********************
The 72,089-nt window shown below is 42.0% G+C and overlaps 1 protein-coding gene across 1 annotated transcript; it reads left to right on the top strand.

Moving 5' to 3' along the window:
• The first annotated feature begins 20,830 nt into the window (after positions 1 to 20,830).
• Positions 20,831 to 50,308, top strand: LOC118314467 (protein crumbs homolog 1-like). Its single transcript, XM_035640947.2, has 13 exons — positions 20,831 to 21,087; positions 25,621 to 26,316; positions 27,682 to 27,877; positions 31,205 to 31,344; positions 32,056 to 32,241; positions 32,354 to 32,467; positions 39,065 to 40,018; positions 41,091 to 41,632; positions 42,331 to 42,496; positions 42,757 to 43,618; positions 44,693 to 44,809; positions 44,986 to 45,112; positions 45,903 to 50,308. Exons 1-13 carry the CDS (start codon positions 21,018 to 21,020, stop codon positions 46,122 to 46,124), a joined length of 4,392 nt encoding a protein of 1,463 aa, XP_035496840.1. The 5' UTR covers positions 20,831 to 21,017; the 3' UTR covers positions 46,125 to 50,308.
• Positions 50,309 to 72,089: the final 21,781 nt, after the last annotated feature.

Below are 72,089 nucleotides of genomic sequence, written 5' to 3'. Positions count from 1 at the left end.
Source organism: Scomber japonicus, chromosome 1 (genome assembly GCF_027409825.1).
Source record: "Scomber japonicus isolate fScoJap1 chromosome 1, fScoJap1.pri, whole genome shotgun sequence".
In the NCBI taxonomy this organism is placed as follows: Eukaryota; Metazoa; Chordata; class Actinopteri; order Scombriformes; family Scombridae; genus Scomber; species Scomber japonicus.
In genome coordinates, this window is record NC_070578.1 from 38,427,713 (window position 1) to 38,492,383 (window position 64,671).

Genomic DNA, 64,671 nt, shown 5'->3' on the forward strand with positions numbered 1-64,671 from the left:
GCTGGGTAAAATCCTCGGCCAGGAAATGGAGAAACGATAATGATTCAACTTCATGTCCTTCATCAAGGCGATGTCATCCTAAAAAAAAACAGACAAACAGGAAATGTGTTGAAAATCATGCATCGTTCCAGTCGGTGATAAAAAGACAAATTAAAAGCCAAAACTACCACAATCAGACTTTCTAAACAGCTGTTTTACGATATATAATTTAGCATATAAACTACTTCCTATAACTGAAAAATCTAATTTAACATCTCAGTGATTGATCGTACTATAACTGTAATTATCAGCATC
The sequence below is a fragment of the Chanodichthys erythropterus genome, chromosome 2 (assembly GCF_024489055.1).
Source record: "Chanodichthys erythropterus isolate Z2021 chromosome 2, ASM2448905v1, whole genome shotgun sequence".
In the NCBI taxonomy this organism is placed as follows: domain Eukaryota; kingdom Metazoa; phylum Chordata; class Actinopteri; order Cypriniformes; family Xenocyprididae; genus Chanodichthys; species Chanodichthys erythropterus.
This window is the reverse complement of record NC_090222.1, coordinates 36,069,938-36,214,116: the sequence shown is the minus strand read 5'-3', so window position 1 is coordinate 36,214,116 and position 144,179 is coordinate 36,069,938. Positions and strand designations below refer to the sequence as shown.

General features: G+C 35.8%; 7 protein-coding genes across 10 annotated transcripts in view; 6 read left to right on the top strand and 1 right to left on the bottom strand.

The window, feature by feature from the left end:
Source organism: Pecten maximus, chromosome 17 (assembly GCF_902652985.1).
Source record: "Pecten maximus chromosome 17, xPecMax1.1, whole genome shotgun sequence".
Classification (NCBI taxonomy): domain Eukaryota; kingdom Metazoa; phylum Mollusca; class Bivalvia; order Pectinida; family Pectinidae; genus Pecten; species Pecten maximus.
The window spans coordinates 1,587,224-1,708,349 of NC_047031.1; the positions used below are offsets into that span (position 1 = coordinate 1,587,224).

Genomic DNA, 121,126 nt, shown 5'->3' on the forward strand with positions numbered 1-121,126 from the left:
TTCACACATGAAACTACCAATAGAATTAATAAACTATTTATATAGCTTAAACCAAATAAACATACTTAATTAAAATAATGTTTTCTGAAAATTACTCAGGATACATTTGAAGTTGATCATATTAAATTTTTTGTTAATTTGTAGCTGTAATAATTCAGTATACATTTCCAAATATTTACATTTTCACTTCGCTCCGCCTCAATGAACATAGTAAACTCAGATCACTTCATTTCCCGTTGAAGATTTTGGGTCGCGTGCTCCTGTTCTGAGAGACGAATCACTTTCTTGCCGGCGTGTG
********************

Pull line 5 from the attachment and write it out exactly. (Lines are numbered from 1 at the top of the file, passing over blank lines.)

• Positions 50,309 to 72,089: the final 21,781 nt, after the last annotated feature.